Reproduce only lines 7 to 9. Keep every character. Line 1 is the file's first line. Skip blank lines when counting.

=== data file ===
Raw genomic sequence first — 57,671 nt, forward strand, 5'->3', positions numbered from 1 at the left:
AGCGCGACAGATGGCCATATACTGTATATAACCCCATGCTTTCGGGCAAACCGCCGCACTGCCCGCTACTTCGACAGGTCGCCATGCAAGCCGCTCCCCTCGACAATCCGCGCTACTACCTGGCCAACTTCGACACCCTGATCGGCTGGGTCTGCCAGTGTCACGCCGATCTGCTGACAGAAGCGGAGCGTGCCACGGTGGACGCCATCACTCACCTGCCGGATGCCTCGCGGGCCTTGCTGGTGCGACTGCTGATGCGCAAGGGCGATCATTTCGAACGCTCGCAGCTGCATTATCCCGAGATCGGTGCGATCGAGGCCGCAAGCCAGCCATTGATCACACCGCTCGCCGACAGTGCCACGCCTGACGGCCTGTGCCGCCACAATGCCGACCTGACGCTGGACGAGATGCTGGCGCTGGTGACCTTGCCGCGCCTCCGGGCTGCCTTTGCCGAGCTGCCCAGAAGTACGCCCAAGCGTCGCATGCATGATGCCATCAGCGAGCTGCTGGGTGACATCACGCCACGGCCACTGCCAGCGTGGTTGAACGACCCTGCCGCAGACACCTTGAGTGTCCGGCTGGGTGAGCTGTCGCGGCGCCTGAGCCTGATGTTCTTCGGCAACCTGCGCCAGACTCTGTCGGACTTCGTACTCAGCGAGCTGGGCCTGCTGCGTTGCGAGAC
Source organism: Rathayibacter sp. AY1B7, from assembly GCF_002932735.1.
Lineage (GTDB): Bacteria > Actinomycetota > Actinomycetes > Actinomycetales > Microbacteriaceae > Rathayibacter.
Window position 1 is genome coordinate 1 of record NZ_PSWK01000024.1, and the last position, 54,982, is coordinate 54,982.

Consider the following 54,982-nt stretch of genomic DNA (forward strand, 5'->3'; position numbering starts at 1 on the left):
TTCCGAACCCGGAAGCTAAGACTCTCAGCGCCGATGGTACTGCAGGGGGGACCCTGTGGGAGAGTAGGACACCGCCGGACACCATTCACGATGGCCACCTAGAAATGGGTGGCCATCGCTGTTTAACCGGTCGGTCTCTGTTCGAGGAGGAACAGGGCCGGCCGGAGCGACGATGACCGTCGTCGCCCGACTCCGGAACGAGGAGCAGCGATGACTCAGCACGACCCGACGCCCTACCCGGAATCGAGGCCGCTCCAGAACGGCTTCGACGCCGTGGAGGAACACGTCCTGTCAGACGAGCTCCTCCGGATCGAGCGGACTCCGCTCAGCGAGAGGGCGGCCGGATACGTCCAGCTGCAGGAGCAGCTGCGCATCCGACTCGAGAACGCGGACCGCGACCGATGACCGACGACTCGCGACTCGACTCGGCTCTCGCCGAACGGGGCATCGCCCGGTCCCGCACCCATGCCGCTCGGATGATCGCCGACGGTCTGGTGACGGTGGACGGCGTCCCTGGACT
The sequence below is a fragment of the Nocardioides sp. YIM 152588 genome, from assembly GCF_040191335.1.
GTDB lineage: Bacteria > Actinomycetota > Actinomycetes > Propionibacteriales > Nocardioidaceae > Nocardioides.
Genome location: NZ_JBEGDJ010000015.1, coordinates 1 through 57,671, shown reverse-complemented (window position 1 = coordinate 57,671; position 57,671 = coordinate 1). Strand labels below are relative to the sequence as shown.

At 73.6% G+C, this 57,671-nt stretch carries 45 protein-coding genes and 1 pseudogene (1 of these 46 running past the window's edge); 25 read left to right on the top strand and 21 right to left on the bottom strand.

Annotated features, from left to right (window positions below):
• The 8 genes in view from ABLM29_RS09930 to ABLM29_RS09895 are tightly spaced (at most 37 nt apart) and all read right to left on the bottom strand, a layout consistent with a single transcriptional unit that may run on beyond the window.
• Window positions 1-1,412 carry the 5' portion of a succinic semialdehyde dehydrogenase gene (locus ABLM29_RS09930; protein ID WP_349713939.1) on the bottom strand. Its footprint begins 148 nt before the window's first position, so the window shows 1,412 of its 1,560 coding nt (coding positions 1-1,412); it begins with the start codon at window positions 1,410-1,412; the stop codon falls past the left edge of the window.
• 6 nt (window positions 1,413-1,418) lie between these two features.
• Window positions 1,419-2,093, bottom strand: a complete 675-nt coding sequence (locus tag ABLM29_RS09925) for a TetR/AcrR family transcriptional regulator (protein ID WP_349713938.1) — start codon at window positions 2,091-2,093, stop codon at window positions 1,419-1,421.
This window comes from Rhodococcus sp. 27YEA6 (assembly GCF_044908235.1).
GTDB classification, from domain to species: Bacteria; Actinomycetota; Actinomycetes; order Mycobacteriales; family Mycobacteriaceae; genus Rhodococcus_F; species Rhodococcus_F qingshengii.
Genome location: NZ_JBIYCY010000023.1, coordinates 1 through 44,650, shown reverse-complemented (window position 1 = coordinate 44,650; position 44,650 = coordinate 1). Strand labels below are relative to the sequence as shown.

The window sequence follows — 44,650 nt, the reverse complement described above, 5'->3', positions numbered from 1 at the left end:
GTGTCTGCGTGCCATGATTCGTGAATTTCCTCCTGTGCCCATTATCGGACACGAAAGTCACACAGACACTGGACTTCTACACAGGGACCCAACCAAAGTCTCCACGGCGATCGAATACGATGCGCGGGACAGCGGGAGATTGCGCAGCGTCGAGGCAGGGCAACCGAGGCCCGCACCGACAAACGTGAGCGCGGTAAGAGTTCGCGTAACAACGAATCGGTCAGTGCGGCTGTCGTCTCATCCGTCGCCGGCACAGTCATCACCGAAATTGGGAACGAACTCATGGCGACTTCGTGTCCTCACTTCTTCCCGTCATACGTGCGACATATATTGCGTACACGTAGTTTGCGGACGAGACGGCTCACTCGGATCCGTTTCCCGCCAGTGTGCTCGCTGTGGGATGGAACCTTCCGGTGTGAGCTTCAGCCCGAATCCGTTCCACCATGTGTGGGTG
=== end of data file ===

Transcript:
TTCCGAACCCGGAAGCTAAGACTCTCAGCGCCGATGGTACTGCAGGGGGGACCCTGTGGGAGAGTAGGACACCGCCGGACACCATTCACGATGGCCACCTAGAAATGGGTGGCCATCGCTGTTTAACCGGTCGGTCTCTGTTCGAGGAGGAACAGGGCCGGCCGGAGCGACGATGACCGTCGTCGCCCGACTCCGGAACGAGGAGCAGCGATGACTCAGCACGACCCGACGCCCTACCCGGAATCGAGGCCGCTCCAGAACGGCTTCGACGCCGTGGAGGAACACGTCCTGTCAGACGAGCTCCTCCGGATCGAGCGGACTCCGCTCAGCGAGAGGGCGGCCGGATACGTCCAGCTGCAGGAGCAGCTGCGCATCCGACTCGAGAACGCGGACCGCGACCGATGACCGACGACTCGCGACTCGACTCGGCTCTCGCCGAACGGGGCATCGCCCGGTCCCGCACCCATGCCGCTCGGATGATCGCCGACGGTCTGGTGACGGTGGACGGCGTCCCTGGACT
The sequence below is a fragment of the Nocardioides sp. YIM 152588 genome, from assembly GCF_040191335.1.
GTDB lineage: Bacteria > Actinomycetota > Actinomycetes > Propionibacteriales > Nocardioidaceae > Nocardioides.